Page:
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FCC Gets Earful on Charter Decision

The FCC was hearing it from fans and foes of its decision April 3 to modify the Charter-Time Warner Cable merger to remove the mandate to overbuild one million homes that could already receive high-speed broadband.

Former FCC chairman Tom Wheeler was looking to promote more competition via the condition, but current FCC chairman Ajit Pai said the buildout requirement should have the flexibility to apply to homes without access to any high-speed broadband.

“When it first became public that the FCC was considering a far-reaching, late-breaking buildout mandate in connection with the Charter-Time Warner merger, we expressed serious concern about the implications of such a ‘condition’ on private investment,” said NTCA–The Rural Broadband Association CEO Shirley Bloomfield. “NTCA noted in particular that the notion of ‘mandated competition’ in high-cost rural areas would undermine the goals of universal service and needed careful coordination with the FCC’s own Connect America Fund reform initiatives. The FCC ignored these calls for coordination, and proceeded forward nonetheless. We are pleased to see the course correction in today’s order to help ensure that artificial measures to inject competition will not undermine private investment initiatives or our nation’s shared goals with respect to universal service in rural America.”

NTCA represents smaller telecoms that could be adversely affected by overbuilds.

Public Knowledge took issue with the decision, saying the condition should not have been open to revision.

“While it's not unusual for new FCC majorities to change existing policy, revisiting the terms of a merger approval is another matter," said Public Knowledge senior counsel John Bergmayer. "FCC merger proceedings are not typical Commission rulemakings, but are structured as complaints from potentially injured parties, with the Commission adjudicating the issues. Such adjudications should be presumed final."

“Today’s announcement by Chairman Pai reversing the mandatory overbuilding imposed on Charter Communications as part of the FCC’s merger approval is a big step toward restoring faith in the merger review process," said House Communications Subcommittee chairman Marsha Blackburn (R-Tenn.).

"We have long said that merger conditions should not be used to make an end run around the rule-making process to achieve unrelated policy goals,” said Blackburn. “As we work to ensure that all Americans have access to broadband, we should focus on targeting service to areas that are truly unserved, not attempting to manufacture competition through government mandated buildout. Today’s action will result in consumers in unserved areas benefitting from new broadband connectivity, and that’s something we should all celebrate."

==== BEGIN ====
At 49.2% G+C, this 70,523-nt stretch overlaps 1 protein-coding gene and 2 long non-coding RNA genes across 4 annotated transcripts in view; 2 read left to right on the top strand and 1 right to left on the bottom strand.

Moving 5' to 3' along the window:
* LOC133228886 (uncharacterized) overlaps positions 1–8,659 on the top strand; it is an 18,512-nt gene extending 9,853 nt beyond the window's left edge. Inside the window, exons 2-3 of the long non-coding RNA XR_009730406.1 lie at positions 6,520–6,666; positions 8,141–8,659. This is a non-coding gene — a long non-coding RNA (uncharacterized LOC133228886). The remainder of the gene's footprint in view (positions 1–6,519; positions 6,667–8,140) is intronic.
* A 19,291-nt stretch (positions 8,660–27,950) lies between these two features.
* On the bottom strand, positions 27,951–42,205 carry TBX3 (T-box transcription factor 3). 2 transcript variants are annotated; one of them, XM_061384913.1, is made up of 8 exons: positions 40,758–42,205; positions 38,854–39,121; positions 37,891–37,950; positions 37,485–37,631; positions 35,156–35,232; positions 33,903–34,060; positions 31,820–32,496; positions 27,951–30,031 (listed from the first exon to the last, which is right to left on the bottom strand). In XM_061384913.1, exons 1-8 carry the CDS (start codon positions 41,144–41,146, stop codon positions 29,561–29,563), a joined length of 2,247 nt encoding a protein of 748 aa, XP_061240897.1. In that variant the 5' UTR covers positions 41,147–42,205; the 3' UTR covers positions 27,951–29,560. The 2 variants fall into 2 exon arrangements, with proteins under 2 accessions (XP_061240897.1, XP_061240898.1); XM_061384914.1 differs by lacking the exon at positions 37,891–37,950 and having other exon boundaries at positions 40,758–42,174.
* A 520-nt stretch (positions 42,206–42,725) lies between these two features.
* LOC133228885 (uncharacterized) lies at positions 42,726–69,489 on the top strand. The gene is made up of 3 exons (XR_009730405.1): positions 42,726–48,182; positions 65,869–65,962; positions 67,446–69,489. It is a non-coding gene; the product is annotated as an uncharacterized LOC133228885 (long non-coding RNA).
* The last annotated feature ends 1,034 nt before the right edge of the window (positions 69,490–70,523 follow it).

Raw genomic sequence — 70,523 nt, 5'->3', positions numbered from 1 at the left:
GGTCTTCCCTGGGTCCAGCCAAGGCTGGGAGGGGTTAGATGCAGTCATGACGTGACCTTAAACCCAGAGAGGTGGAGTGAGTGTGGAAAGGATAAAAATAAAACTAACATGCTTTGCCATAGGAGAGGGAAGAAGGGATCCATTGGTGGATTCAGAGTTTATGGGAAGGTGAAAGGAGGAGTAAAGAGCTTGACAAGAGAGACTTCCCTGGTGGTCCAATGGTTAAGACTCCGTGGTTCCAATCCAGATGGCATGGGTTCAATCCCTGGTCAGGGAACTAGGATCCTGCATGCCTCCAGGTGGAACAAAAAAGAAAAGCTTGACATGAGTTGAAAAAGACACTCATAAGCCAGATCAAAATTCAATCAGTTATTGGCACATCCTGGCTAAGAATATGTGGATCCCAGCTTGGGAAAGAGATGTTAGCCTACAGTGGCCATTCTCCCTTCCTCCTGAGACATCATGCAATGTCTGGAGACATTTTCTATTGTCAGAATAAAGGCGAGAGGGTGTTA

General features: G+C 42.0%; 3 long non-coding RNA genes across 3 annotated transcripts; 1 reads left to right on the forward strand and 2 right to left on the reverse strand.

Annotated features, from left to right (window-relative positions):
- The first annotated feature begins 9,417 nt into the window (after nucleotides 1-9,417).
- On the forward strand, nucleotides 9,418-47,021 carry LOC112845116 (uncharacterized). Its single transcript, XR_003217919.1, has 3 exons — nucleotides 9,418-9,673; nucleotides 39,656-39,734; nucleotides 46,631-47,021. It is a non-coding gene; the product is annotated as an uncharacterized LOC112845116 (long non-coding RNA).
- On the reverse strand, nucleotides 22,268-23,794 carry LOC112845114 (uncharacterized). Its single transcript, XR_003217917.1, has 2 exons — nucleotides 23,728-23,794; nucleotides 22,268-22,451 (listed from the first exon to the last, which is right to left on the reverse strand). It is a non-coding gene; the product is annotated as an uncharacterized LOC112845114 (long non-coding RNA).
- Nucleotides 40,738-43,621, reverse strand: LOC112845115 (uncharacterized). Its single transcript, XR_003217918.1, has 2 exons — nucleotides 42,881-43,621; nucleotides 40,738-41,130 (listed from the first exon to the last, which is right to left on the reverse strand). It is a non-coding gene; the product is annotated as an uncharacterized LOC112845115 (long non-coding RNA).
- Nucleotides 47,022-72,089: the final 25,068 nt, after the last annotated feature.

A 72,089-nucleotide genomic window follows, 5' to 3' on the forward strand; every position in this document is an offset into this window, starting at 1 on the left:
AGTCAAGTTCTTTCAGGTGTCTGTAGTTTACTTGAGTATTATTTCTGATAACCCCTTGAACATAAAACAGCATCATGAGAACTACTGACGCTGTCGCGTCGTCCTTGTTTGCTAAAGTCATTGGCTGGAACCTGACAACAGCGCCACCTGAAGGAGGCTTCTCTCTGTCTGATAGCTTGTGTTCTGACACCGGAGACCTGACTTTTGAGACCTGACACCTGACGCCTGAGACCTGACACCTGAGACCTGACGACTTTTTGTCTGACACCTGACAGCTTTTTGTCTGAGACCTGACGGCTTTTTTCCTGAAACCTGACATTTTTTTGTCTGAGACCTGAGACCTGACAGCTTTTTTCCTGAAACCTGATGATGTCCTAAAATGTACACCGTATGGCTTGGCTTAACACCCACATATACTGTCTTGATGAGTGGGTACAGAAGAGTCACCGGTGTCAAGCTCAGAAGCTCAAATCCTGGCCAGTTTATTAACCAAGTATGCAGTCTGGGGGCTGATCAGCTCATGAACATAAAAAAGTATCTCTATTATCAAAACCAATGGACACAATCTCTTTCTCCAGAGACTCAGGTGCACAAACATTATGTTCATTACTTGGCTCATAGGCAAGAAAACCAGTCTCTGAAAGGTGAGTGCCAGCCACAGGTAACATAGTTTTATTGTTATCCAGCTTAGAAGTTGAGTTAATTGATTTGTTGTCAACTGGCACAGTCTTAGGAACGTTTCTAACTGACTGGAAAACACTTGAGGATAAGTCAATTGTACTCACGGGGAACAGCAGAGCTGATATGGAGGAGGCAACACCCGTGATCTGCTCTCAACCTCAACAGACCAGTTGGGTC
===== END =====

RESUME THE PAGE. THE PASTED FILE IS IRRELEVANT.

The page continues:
“When selecting a broadband provider, consumers deserve more competition in the marketplace, not less," said Rep. Ro Khanna (D-Calif.), who represents Silicon Valley, though he characterized the change as "reversing an Obama Administration order that requires Charter Communications to expand service to more households."

He said that "[j]ust four companies – AT&T, Verizon, Comcast, and Charter Communications – dominate 70% of the marketplace and have done so for two decades," adding: "This latest move by the FCC is anti-competitive. The FCC is now protecting incumbent companies that provide broadband from competition from Charter. The only way to achieve affordable, high-speed internet access is by fostering a competitive marketplace that puts consumers first. Unfortunately, this FCC chair is more interested in protecting companies and trade associations than consumers.”

Contributing editor John Eggerton has been an editor and/or writer on media regulation, legislation and policy for over four decades, including covering the FCC, FTC, Congress, the major media trade associations, and the federal courts. In addition to Multichannel News and Broadcasting + Cable, his work has appeared in Radio World, TV Technology, TV Fax, This Week in Consumer Electronics, Variety and the Encyclopedia Britannica.